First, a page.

Once upon a time, newspaper advertising was one of the most effective advertising modes for the church. Radio was another medium that used to work exceptionally well. Then television took over (back when there were three or four major network channels). Today, however, there is really only one advertising medium for the local church that stands head-over-heels above all others. WOMM.

Word Of Mouth Marketing is hands down the most effective method for creating opportunities for the church. You can have the greatest worship services and the top children’s programming in your community, but if the congregation isn’t telling their friends, relatives, acquaintances, neighbors, co-workers, and everyone else about the exciting, life-changing events at their church, then gravity is going to weigh heavy on your attendance graphs.

How do you get your congregants sharing their excitement about the church? To begin with, it would be good if they’re actually excited about what’s going on. There might be people having life-changing experiences in your church, but if they’re not letting the congregation know about then most will figure the church is just doing business as usual. Rick Warren seems to have perfected the “testimony” time in worship. There is nary a worship service at Saddleback that doesn’t have someone sharing how their life has been altered by a ministry experience at the church.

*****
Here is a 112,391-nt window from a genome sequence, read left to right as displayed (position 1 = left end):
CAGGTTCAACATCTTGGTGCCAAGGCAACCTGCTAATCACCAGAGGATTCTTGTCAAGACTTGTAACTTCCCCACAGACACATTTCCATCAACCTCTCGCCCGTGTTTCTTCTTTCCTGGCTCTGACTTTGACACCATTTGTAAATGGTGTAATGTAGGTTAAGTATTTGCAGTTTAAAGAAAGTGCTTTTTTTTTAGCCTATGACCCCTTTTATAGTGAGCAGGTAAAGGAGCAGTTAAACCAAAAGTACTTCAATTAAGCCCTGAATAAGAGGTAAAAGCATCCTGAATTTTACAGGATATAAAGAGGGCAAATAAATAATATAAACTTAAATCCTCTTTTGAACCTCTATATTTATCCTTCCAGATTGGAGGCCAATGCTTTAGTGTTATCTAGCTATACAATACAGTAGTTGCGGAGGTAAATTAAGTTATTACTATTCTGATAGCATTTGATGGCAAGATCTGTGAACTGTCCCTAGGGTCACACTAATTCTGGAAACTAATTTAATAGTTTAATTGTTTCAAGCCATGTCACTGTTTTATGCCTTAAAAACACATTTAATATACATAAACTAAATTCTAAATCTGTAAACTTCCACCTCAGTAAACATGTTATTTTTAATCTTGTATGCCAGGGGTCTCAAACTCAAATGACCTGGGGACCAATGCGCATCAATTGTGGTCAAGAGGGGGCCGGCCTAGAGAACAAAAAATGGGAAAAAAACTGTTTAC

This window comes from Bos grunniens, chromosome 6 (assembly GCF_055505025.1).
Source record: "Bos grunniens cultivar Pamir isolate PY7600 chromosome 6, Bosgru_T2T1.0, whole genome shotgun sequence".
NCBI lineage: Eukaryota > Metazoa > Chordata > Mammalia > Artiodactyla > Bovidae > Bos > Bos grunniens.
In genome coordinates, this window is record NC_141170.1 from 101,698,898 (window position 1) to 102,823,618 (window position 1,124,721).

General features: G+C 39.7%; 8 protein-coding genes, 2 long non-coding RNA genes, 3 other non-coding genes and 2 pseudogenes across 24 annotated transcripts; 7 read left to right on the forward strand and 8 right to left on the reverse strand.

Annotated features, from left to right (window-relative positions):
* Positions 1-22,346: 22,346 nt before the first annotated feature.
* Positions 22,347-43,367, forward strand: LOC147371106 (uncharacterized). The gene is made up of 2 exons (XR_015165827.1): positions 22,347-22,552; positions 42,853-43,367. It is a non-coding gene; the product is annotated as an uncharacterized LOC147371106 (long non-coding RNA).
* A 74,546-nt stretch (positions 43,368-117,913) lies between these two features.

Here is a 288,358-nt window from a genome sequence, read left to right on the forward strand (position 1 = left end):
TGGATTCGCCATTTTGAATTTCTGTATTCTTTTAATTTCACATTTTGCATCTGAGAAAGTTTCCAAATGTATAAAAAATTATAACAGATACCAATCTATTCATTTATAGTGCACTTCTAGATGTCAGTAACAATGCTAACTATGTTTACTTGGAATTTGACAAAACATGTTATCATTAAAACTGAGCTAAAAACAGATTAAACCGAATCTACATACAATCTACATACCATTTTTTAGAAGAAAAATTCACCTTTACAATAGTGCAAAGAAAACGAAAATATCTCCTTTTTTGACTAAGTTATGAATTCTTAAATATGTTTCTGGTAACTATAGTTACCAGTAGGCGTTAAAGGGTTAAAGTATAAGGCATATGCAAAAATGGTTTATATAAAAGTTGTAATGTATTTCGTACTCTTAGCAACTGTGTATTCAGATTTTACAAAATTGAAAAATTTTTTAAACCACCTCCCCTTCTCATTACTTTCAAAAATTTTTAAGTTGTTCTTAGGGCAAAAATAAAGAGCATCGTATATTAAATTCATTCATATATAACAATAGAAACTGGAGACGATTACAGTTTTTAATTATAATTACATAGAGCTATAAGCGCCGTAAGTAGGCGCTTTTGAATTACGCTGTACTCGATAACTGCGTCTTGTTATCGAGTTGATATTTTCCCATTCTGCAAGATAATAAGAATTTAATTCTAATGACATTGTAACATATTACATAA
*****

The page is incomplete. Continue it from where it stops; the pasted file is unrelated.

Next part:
If the congregation isn’t excited about the ministry of the church, then something’s wrong somewhere. But the problem often starts at the top tier. Church staff that’s not excited and constantly engaging in vision-speak will have followers who are not excited about the tomorrow, let alone the long-term prospects of the church. And it can’t be an act. I recently was with a pastor who was concerned that her congregation was depressed. When she preached, she preached eloquently and with conviction. The only problem was, you only had to be with her for a half-hour before you’d figure out she wasn’t happy with her ministry position, she wasn’t happy with the church’s lay leadership, and she wasn’t optimistic about the future. The congregation could see right through her bravado and they reflected her true spirit. I counseled that she either move on or figure out how the church could move from survive to thrive with her at the helm. It took a couple of weeks of retreating and prayer, but she finally caught a vision and things are a-changing there now.

Making the Most of the Opportunities

In wrapping up this article, let me finish where I started. Creating an Opportunity Ethos is a good thing. It will increase the number of folks who walk through your doors looking for a connection. However, just because you get them there doesn’t mean they’ll be back. Hospitality, getting contact information, follow-up, assimilation, and discipleship are all key systems that MUST be developed and implemented with excellence if you’re going to successfully engage ministry in tough times.

When opportunity knocks, and it will knock even in tough times, the question remains: Will you be ready to meet and greet it with open arms? If you create an Opportunity Ethos, you’ll have a good start.